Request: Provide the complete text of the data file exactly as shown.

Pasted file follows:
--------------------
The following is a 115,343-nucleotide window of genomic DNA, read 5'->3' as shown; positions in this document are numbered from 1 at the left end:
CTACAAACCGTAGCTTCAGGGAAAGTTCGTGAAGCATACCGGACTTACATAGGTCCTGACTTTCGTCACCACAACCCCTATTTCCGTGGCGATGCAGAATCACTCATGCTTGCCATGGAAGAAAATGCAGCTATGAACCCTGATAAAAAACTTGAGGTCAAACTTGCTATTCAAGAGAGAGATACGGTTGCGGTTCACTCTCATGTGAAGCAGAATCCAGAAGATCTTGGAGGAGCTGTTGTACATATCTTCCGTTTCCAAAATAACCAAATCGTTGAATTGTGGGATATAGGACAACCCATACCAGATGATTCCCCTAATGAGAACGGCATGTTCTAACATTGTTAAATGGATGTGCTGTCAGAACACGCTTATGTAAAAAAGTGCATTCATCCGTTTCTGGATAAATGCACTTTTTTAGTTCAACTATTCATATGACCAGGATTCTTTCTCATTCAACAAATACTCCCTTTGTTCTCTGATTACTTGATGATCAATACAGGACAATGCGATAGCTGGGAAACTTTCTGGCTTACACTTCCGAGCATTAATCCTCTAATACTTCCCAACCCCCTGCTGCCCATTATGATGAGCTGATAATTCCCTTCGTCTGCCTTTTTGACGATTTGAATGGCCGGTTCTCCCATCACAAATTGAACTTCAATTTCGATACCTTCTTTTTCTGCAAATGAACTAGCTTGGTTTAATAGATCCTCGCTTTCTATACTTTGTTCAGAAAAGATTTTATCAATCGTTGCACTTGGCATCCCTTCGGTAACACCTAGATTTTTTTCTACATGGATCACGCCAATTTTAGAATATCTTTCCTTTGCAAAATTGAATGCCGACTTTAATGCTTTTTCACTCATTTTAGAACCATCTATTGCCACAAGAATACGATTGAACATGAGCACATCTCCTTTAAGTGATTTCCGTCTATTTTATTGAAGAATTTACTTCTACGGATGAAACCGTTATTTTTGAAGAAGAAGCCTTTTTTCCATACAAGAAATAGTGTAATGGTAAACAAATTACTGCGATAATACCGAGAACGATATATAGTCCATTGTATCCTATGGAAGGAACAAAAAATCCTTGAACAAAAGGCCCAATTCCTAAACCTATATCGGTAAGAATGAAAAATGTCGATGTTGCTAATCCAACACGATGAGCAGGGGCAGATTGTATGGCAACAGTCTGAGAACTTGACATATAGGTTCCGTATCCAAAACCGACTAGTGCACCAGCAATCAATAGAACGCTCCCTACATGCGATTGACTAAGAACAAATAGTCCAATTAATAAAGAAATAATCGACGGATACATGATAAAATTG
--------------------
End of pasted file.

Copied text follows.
The following is a 115,343-nucleotide window of genomic DNA, read 5'->3' as shown; positions in this document are numbered from 1 at the left end:
CTACAAACCGTAGCTTCAGGGAAAGTTCGTGAAGCATACCGGACTTACATAGGTCCTGACTTTCGTCACCACAACCCCTATTTCCGTGGCGATGCAGAATCACTCATGCTTGCCATGGAAGAAAATGCAGCTATGAACCCTGATAAAAAACTTGAGGTCAAACTTGCTATTCAAGAGAGAGATACGGTTGCGGTTCACTCTCATGTGAAGCAGAATCCAGAAGATCTTGGAGGAGCTGTTGTACATATCTTCCGTTTCCAAAATAACCAAATCGTTGAATTGTGGGATATAGGACAACCCATACCAGATGATTCCCCTAATGAGAACGGCATGTTCTAACATTGTTAAATGGATGTGCTGTCAGAACACGCTTATGTAAAAAAGTGCATTCATCCGTTTCTGGATAAATGCACTTTTTTAGTTCAACTATTCATATGACCAGGATTCTTTCTCATTCAACAAATACTCCCTTTGTTCTCTGATTACTTGATGATCAATACAGGACAATGCGATAGCTGGGAAACTTTCTGGCTTACACTTCCGAGCATTAATCCTCTAATACTTCCCAACCCCCTGCTGCCCATTATGATGAGCTGATAATTCCCTTCGTCTGCCTTTTTGACGATTTGAATGGCCGGTTCTCCCATCACAAATTGAACTTCAATTTCGATACCTTCTTTTTCTGCAAATGAACTAGCTTGGTTTAATAGATCCTCGCTTTCTATACTTTGTTCAGAAAAGATTTTATCAATCGTTGCACTTGGCATCCCTTCGGTAACACCTAGATTTTTTTCTACATGGATCACGCCAATTTTAGAATATCTTTCCTTTGCAAAATTGAATGCCGACTTTAATGCTTTTTCACTCATTTTAGAACCATCTATTGCCACAAGAATACGATTGAACATGAGCACATCTCCTTTAAGTGATTTCCGTCTATTTTATTGAAGAATTTACTTCTACGGATGAAACCGTTATTTTTGAAGAAGAAGCCTTTTTTCCATACAAGAAATAGTGTAATGGTAAACAAATTACTGCGATAATACCGAGAACGATATATAGTCCATTGTATCCTATGGAAGGAACAAAAAATCCTTGAACAAAAGGCCCAATTCCTAAACCTATATCGGTAAGAATGAAAAATGTCGATGTTGCTAATCCAACACGATGAGCAGGGGCAGATTGTATGGCAACAGTCTGAGAACTTGACATATAGGTTCCGTATCCAAAACCGACTAGTGCACCAGCAATCAATAGAACGCTCCCTACATGCGATTGACTAAGAACAAATAGTCCAATTAATAAAGAAATAATCGACGGATACATGATAAAATTG